Open-access publishers that control significant bodies of content may be able to generate additional revenue by licensing content to third-party information aggregators and distributors. Although an open-access journal’s content might be governed by a Creative Commons non-commercial license, the publisher might make the content available for commercial distribution under a separate license. For example, a publisher of a law journal can make its content available Open Access while licensing the content for distribution to law firms and corporate legal offices via online legal content aggregators.
Some journal content may lend itself to repurposing for commercial licensing. For example, a publisher of scientific journals might license its content to a legal information service, which could provide access to the content for use in patent prior-art searches. Providing the data in a single file—either as is or in a distributor-determined standard format—could deliver convenience value to the aggregator. For their part, the aggregator’s customers would perceive value in having convenient access to relevant content they would otherwise have to discover on their own (a convenience for which corporate or professional users may be willing to pay the aggregator, even when the same content is accessible via Open Access). With the right content and the right aggregator, a journal publisher could realize significant convenience fees.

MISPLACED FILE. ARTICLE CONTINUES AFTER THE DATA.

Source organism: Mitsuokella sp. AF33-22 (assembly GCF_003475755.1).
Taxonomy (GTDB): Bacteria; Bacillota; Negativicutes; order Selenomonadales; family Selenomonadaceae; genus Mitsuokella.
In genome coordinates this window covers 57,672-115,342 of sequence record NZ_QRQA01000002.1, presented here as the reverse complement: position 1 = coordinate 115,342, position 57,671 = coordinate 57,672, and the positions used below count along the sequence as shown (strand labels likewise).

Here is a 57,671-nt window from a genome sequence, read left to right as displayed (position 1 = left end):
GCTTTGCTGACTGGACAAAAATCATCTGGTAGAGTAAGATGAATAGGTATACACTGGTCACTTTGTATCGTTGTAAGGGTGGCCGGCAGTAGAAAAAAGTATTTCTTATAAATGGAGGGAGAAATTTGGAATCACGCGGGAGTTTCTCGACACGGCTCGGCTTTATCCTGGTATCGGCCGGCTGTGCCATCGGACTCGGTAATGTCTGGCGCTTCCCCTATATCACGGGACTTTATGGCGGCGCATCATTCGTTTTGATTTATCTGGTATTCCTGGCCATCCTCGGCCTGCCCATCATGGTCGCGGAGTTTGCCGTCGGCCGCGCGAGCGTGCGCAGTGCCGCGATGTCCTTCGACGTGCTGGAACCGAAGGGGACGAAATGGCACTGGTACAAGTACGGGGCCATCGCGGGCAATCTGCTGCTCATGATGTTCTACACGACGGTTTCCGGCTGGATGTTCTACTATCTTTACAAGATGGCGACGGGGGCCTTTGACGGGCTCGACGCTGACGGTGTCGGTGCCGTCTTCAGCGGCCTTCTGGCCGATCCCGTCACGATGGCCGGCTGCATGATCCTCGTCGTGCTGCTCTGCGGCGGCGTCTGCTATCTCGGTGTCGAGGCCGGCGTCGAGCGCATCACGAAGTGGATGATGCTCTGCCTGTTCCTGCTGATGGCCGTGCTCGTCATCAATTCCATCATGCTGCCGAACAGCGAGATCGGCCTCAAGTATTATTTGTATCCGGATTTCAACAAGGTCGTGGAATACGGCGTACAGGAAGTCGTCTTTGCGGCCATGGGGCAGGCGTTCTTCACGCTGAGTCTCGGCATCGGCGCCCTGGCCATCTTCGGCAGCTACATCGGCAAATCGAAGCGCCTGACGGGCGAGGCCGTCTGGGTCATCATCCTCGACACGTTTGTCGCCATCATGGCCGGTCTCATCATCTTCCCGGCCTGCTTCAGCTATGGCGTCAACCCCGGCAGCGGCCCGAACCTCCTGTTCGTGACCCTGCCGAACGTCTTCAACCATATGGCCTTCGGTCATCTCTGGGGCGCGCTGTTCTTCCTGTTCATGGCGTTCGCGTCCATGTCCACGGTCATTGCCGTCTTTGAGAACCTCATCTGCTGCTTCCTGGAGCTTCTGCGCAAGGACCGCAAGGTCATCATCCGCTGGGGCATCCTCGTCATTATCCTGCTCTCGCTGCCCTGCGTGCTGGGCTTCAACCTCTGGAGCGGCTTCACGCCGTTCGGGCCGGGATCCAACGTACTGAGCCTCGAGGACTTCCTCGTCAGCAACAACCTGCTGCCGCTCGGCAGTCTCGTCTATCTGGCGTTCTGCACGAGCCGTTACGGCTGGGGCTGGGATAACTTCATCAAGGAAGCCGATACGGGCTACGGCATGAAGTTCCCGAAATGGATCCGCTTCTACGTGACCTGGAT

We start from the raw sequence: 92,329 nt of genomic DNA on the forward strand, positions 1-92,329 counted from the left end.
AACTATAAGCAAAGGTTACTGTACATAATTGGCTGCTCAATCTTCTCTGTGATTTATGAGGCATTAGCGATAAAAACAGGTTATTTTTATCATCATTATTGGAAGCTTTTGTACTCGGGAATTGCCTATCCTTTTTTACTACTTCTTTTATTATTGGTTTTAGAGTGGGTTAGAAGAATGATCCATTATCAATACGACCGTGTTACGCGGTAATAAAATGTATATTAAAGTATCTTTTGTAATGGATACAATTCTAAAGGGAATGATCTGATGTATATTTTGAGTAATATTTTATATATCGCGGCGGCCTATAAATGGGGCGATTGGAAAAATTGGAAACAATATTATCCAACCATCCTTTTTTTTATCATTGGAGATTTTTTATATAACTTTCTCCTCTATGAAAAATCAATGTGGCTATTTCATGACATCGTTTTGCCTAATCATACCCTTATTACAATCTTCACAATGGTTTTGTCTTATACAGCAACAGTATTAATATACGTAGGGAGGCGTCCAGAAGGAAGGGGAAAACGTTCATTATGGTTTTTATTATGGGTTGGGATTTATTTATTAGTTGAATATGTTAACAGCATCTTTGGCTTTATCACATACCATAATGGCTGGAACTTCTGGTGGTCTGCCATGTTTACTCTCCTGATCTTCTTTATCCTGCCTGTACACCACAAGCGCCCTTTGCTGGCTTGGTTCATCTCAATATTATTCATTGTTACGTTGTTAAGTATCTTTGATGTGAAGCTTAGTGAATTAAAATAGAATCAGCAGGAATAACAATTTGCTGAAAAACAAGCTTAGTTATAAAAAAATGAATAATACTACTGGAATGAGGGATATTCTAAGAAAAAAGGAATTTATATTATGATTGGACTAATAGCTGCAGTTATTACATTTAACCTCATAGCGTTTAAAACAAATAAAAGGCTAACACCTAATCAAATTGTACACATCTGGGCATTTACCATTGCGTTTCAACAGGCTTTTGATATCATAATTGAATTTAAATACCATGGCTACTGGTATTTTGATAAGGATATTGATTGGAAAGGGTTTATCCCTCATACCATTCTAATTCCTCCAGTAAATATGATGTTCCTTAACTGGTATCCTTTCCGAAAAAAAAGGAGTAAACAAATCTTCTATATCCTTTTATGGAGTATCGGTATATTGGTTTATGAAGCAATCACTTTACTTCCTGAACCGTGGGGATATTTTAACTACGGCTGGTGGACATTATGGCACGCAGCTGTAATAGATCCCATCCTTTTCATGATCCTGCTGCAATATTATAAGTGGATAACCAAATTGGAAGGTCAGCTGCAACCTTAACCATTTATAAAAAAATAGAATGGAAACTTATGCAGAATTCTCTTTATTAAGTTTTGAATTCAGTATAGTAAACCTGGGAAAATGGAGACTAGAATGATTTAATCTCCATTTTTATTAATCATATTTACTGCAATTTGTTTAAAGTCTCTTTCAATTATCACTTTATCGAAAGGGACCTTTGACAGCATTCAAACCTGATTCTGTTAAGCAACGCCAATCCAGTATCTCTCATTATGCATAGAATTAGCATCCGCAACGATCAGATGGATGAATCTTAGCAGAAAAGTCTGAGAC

While many small publishers may not control sufficient content to justify this model, they might collaborate with other publishers of similar content to aggregate files and offer them to specialized distributors.
3.4.1 Convenience-Format License Examples
Most of the journals that have signed on to the Science Commons Open Access Law Journal Principles () also license their content to LEXISNEXIS and/or WestLaw.
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